I’ve been working with VMware vSphere 6.5 recently on a few projects and had to make some minor tweaks to the vCenter Server Appliance (VCSA) to configure NTP and time synchronization. Here is a quick guide on how to change the NTP settings.
The change can’t be made from logging into the normal vCenter Server Appliance web client you would use for managing the cluster, you have to log directly into the vCenter appliance.
I’ve been doing a fair bit of VMware patching recently so thought it would be useful to highlight the current and past versions of ESXi and how to check which version you are running. The latest version is 6.7 released 17 April, 2018. Since then there have been a few patches.
Below is a snapshot of the current versions as of 18 December 2018.
As with any new software test in a development environment first before upgrading to a new major version, let others lead the way on the bleeding edge and wait for Patch 1 to be released.
So I turned on my test SBS 2011 server today to test out the latest Exchange Update Rollup and was greeted by an VM that was hanging on startup. Looking into the issue more closely the virtual network adapter was disconnected and when I tried to select ‘connect’ I received the following error message:
The network bridge on device ‘VMnet0’ is not running. The virtual machine will not be able to communicate with the host or with other machines on your network. Failed to connect virtual device ‘Ethernet0’.
I’m updating my certifiactions at the moment and to help with my VCP I’m in the process of building a vSphere 6 home lab. I’m using VMware workstation and within it I’m setting up two ESXi 6.0 hosts, a vCSA and a single DC. Each ESXi host has ten NICs with will be distributed and teamed onto five different networks, Management, Storage, vMotion, and two sudo VLANs for VMs. The problem is only the first Network Adpater which was bridged has been detected correctly.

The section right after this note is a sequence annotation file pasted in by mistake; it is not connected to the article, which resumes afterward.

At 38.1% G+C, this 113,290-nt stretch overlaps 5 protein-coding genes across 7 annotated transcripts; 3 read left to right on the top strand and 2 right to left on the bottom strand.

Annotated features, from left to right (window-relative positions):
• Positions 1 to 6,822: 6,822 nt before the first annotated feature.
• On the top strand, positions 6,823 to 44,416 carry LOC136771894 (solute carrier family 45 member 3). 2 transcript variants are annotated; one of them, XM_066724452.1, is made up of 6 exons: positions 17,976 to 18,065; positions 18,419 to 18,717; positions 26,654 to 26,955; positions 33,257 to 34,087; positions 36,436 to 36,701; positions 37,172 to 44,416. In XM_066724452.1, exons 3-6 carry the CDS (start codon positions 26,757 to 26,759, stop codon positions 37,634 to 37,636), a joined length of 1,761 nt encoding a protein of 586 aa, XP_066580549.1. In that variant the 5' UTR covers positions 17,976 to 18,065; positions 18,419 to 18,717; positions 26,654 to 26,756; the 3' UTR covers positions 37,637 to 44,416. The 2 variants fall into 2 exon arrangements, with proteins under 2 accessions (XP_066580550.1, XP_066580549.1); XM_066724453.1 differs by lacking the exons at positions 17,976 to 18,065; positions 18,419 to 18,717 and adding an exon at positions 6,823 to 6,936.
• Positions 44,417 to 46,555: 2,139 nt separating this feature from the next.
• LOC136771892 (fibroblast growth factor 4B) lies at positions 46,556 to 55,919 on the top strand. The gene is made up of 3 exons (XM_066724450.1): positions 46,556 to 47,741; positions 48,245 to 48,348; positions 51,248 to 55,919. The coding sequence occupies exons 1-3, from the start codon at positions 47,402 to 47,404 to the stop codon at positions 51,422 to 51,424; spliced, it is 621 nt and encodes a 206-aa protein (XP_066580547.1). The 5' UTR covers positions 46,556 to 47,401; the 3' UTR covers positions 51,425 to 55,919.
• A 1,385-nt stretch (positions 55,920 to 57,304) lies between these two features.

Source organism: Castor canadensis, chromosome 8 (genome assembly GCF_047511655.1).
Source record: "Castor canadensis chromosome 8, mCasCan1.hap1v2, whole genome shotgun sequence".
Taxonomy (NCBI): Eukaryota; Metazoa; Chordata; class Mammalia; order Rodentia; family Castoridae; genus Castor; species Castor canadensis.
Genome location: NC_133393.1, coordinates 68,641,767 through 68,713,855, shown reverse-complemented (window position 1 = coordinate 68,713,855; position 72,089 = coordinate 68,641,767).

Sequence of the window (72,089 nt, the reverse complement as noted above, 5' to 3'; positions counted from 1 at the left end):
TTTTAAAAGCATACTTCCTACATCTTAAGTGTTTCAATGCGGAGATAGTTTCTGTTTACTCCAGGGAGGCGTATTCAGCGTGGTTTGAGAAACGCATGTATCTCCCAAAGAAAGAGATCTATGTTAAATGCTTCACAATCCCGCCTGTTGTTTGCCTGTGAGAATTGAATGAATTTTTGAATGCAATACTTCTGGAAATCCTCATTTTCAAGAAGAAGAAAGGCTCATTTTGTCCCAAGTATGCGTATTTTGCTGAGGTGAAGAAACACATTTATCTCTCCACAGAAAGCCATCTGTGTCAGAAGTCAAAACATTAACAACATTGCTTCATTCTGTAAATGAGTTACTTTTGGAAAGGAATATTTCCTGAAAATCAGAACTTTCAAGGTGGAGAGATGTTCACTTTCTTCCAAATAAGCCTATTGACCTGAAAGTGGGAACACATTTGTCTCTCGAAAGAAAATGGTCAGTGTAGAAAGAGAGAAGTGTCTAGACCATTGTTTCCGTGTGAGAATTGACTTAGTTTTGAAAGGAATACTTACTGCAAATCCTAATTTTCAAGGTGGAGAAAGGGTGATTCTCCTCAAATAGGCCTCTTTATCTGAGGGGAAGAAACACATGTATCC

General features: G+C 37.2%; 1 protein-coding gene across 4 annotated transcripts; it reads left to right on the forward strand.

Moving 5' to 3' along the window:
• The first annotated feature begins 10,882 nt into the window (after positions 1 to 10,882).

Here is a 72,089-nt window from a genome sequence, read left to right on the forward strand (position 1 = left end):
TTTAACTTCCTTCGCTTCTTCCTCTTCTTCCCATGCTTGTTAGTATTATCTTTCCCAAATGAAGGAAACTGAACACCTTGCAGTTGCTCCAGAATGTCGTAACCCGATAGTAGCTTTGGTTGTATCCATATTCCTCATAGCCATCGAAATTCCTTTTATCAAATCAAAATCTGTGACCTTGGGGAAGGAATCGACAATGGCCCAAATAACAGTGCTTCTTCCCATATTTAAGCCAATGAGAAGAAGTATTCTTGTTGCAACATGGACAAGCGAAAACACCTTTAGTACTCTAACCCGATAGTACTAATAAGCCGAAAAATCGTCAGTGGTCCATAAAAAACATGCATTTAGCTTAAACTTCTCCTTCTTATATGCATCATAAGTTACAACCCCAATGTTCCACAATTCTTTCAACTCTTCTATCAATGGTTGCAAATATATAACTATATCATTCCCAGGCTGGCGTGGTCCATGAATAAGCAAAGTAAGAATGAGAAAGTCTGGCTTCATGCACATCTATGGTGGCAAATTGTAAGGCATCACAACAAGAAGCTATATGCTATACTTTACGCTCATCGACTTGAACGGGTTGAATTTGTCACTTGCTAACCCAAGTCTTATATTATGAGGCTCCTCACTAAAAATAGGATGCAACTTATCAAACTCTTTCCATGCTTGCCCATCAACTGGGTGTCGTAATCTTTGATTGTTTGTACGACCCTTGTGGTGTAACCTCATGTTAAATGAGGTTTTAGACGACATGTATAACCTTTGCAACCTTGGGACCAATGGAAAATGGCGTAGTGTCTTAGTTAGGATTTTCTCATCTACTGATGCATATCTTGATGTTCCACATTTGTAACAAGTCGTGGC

At first i didn’t notice it, as in VM Workstation everything looks ok. The Network Adapters were added in VMware Workstation with out an issue, and assigned to the correct custom virtial networks. Continue reading →
In this post we’ll look at how to convert a Hyper-V virtual machine using the VHDX format virtual disk to a VMware Workstation virtual machine using the vmdk format virtual disk.
Until Windows 8 I’ve used VMware Workstation for testing, but with the advent of Windows 8 and the built in Hyper-V I decided to give it a try and have been using it quite happily ever since. In the near future though I’m going to be looking at some vSphere testing, and from memory recall that you can nest it within VMware Workstation, so I thought I would give the latest version a go.
The only problem is I don’t want to rebuild my current test environments so I need some way of converting the VHDX that Hyper-V uses to vmdk that VMware Workstation uses.
You have to register to download the product, but once you have and installed it below are the steps I took to convert a UEFI Boot, Gen 2, 2012 R2, Hyper-V VM using VHDX to vmdk for VMware Workstation.
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